What Is the Underused Housing Tax and Why does It Matter?
The federal government's Underused Housing Tax Act (the Act) and the associated Underused Housing Tax Regulations (the Regulations) both took effect on January 1, 2022. With the first filing and remittance deadline fast approaching, it is important for all residential property owners to consider whether the Act applies to them and what they need to do if it does.
The Act requires certain owners of residential properties in Canada to file an annual return with the Canada Revenue Agency (CRA) reporting the occupancy status of the residential property and, unless exempted, pay a 1 percent tax on the fair market value or the taxable value of that residential property (the Tax). The Tax is in addition to home vacancy taxes introduced by municipalities such as Toronto and Vancouver, and provinces like British Columbia, and is consistent with the federal government's attempt to limit or tax residential property ownership by non-Canadians.
While the vast majority of homeowners living in Canada will have no obligations under the Act, it is important for owners of one or more residential properties to determine whether they are an excluded owner or an affected owner under the Act as soon as possible, as the filing and Tax remittance deadline for the 2022 calendar year is May 1, 2023.
Notwithstanding the May 1, 2023 deadline for the filing of returns and payment of Tax, to give affected owners more time to comply with the requirements of the Act, the CRA announced on March 27, 2023, that it will waive the application of penalties and interest (for the 2022 calendar year only) for any Tax return that is filed and Tax that is paid by October 31, 2023.
Key Definitions Under the Act
How do you determine if you need to file a Tax return and remit the Tax on a residential property? The following list is not exhaustive, but includes some key terms to help one determine their Tax liability under the Act:
Residential property: Residential property situated in Canada, including:
- detached houses or similar buildings containing not more than three dwelling units;
- semi-detached houses;
- rowhouse units;
- residential condominium units;
- cottages, cabins and chalets that are not commercial in nature;
- any other similar premises that are used and enjoyed by individuals as a residence; and
- common areas, appurtenances, and subjacent or immediately contiguous lands that go with the properties mentioned above.
As an example, a single condominium unit or strata lot is a residential property under the Act, whereas a quadraplex with separate ownership for each unit is not. High-rise apartment buildings, boarding houses and lodging houses, mobile homes, floating homes, buildings that have more than 50 percent of their premises used for office or retail but contain an apartment, and travel trailers or camping trailers are all considered not to be residential properties.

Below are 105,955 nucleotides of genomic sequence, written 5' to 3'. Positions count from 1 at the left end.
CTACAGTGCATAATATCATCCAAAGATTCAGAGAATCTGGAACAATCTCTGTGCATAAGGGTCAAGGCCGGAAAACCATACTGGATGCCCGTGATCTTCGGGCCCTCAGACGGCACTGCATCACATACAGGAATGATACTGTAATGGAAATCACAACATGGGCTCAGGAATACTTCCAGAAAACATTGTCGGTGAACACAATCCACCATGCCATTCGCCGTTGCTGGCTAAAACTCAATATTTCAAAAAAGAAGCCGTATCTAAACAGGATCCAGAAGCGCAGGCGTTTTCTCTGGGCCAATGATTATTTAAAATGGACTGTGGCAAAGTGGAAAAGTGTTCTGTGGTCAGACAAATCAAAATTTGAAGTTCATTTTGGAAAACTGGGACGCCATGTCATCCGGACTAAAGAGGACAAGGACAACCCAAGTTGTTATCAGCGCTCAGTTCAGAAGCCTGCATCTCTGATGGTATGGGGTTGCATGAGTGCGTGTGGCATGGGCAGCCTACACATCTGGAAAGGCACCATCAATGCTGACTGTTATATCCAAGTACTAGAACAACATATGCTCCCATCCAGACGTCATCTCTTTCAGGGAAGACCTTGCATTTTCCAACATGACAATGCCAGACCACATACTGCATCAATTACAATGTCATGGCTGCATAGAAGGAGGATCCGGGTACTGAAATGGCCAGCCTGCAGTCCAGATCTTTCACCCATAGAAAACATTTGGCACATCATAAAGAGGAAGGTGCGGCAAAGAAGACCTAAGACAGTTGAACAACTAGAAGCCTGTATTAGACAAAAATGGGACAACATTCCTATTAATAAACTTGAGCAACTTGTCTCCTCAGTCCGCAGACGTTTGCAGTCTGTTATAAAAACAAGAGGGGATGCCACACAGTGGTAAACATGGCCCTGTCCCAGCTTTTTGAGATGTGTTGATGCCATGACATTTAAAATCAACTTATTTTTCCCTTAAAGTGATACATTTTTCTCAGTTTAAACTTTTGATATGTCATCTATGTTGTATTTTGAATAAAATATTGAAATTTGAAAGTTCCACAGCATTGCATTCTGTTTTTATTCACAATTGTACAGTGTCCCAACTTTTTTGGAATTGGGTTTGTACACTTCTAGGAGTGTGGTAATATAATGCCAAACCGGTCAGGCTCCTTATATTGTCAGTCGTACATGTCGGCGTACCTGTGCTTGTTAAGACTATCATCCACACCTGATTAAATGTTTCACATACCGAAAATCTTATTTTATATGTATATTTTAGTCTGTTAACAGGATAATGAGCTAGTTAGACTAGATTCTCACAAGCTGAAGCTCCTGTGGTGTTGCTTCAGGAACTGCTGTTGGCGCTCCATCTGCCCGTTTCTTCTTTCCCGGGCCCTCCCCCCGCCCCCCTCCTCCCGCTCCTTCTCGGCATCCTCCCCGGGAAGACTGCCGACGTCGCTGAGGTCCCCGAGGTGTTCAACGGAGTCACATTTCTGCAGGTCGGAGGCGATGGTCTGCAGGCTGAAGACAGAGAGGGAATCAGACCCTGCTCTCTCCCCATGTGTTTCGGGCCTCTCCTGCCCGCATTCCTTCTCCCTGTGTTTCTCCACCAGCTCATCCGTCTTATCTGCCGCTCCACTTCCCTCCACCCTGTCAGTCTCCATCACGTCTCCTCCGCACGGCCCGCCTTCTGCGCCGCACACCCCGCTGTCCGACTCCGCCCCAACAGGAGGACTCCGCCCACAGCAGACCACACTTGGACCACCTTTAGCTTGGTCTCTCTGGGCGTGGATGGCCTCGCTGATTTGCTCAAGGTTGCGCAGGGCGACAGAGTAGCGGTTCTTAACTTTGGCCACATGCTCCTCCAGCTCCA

Owner: The registered (not beneficial) owner of the residential property, as well as:
- life tenants under life estates;
- life lease holders;
- tenants who have continuous possession (20 or more years) of the lands on which their residential properties are located; and
- tenants who have an option to purchase the lands on which their residential properties are located.
Excluded owner: An owner who is any of the following:
- the government of Canada or a province, or an agent of either of them;
- Canadian citizens and permanent residents (subject to those who are "affected owners"—see below);
- corporations incorporated in Canada whose shares are traded on a public Canadian stock exchange;
- entities who own residential properties as trustees of mutual fund trusts, real estate investment trusts, or specific investment flow-through trusts;
- registered charities;
- cooperative housing corporations;
- hospital or school authorities;
- municipalities; and
- Indigenous governing bodies.
An owner who does not qualify as an excluded owner is not specifically defined, but is referred to for administrative purposes by the CRA as an "affected owner". Affected owners include:
- non-Canadian citizens and non-permanent residents;
- Canadian citizens and permanent residents who own residential properties as partners of partnerships and as trustees of trusts (other than trustees considered excluded owners and personal representatives of deceased individuals);
- corporations that are not incorporated in Canada; and
- private corporations incorporated in Canada (with or without share capital).
Please review the Act and the Regulations for the complete definitions referenced above and additional definitions.
Who Must File a Return and Remit the Tax
Excluded owners have no obligations or liabilities under the Act and are not required to file Tax returns or remit the Tax on any of their residential property holdings. In contrast, unless they can claim an exemption, anyone who is an affected owner on December 31 of a calendar year must file a Tax return and remit the Tax for each residential property holding by April 30 of the following calendar year. Since April 30 falls on a Sunday this year, the remittance date is May 1, 2023.
In the cases of life tenancies, life leases or long-term tenants, the life leaseholder or tenant—not the registered owner—will be the affected owner and will be responsible for filing a Tax return and remitting any applicable Tax for the property.
Where more than one affected owner owns the same residential property, each owner must file a separate Tax return for that property even if they can claim an exemption from the Tax. Any Tax payable is prorated according to each affected owner's ownership percentage (as indicated in the applicable land registration system) and, in any other case, is shared equally by the affected owners.
If an individual affected owner owns multiple residential properties, the Tax may be payable on each property (except for that which is designated as the individual's primary residence—see below). The same goes for residential properties owned by individual affected owners together with their non-Canadian or non-permanent resident spouses and common-law partners.